Filing for bankruptcy isn't fun, but it can also mean a fresh start. People who are drowning in debt and unable to make their payments should strongly consider it.
Your financial life is bound to be full of ups and downs. One day you’ll be celebrating a raise with a lovely dinner at a fancy restaurant only to have your car break down on the way home. The cost of the repairs wipes out the raise and then some, and now you’re worse off than when you started.
Sometimes you end up with multiple downturns in a row.
As your debt grows, eventually it will get so big that you can no longer afford your payments. Forget paying that personal loan off ahead of schedule, you can’t pay it off on-schedule! Once your money situation gets bad enough, you’ll find yourself without many options.
One of your few remaining options, however, could be filing for bankruptcy.
And while bankruptcy sounds scary, the option exists to help you. So when should you consider bankruptcy? And what comes next you if you do decide to declare it?
What is bankruptcy?
Before we get into whether you should consider declaring bankruptcy, let’s just make sure we understand what it is. We’ll only address personal bankruptcy in this article, of which there are two primary kinds.
The two main types of personal bankruptcy are Chapter 7 and Chapter 13. Chapter 7 allows you to discharge almost all of your debts, but you’ll have to pass a means test first to show your income is too low to actually pay those debts. You’ll also have to hand over whatever liquid assets you have to pay off as much debt as possible before it’s discharged.
If your means are too great to pass the means test, you could still declare Chapter 13 bankruptcy. Chapter 13 bankruptcy will require you to submit a payment plan to a bankruptcy court, and if it’s approved, you’ll be able to pay off those debts over the next three to five years.
So how do you know if it’s time for you to declare bankruptcy?
How to know it’s time to declare bankruptcy.
Declaring bankruptcy isn’t as easy as the television would have you believe. Every situation is different, so it’s important to examine whether bankruptcy is the best option in your personal situation. Ideally, you’ll want to consult a bankruptcy attorney to give you guidance.
“In general, bankruptcy is a legal action in federal court meant to protect the consumer from his or her creditors,” explained Todd Christensen, education manager for Money Fit by DRS, Inc. “Most commonly, filers are trying to protect their home from foreclosure, but they may also be attempting to protect their vehicle (which is often a bad financial move) and, more importantly, their wages from garnishment.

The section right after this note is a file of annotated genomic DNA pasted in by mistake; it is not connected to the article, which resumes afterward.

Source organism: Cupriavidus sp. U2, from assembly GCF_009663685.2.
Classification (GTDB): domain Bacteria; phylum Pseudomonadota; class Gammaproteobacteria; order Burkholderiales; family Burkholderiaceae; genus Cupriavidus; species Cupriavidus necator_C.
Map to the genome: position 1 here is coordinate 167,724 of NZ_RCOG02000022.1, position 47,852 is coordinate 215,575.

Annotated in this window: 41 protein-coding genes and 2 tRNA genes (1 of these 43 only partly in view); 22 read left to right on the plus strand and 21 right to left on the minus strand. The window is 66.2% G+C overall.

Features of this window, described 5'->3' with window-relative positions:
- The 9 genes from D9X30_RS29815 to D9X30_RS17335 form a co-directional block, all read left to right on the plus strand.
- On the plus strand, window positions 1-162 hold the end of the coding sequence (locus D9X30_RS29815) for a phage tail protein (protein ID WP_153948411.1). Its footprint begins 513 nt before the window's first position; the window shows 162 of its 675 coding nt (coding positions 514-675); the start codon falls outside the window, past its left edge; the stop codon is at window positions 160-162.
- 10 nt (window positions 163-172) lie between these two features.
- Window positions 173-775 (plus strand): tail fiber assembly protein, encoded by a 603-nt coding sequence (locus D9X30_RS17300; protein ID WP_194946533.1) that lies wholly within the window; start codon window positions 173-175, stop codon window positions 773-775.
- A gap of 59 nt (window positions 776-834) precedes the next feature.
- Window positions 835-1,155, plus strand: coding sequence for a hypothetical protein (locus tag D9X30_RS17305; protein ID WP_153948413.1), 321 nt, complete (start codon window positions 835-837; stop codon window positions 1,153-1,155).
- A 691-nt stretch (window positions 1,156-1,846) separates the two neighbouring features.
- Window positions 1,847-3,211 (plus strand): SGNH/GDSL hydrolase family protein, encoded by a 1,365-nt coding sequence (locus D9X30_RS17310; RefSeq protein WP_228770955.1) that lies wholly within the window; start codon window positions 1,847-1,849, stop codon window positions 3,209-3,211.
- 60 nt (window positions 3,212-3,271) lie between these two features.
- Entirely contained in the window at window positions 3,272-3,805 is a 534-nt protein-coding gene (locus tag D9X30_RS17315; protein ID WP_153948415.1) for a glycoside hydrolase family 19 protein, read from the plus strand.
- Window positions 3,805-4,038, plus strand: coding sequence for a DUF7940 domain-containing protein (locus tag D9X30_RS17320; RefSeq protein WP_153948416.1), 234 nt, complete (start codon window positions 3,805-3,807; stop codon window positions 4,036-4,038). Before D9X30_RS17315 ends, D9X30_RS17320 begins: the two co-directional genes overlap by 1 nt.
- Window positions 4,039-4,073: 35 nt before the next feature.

“If a consumer cannot pay their bills on their own, cannot negotiate better repayment terms with their creditors, and cannot work out a debt management plan with a nonprofit credit counseling agency (like those found at FCAA.org), bankruptcy is usually the next—and last—step.”
If you do think bankruptcy could be right for you, there are a few steps you’ll have to go through.
“Meet with a credit counseling agency approved by the US Department of Justice’s Executive Office of the US Trustee to complete a budget briefing and obtain the required certificate of credit counseling,” outlined Christensen. “The thought back in 2005 when Congress added this and other requirements to the bankruptcy filing process was that meeting with a credit counselor might hopefully steer some consumers away from bankruptcy if it was not necessary, and have them instead pay off 100 percent of their debts through a credit counselor.
“If bankruptcy is still the most logical step, the consumer either meets with a bankruptcy attorney or completes the court paperwork (each district court has its own fees required to pay with the petition, as well as its own fee waiver policies).
“After the case is filed, the consumer must attend the 341 meeting of the creditors. Before the case is discharged and the consumer is relieved of his or her responsibility to pay the debts, he or she must complete a 2-hour debtor education course approved by the same US Department of Justice office.”
And then you’ll have declared bankruptcy.
So now what?
You’ve successfully declared bankruptcy. What comes next?
Leslie H. Tayne Esq., Founder and Head Attorney at Tayne Law Group, offered some actions to take and suggestions for living that post-bankruptcy life: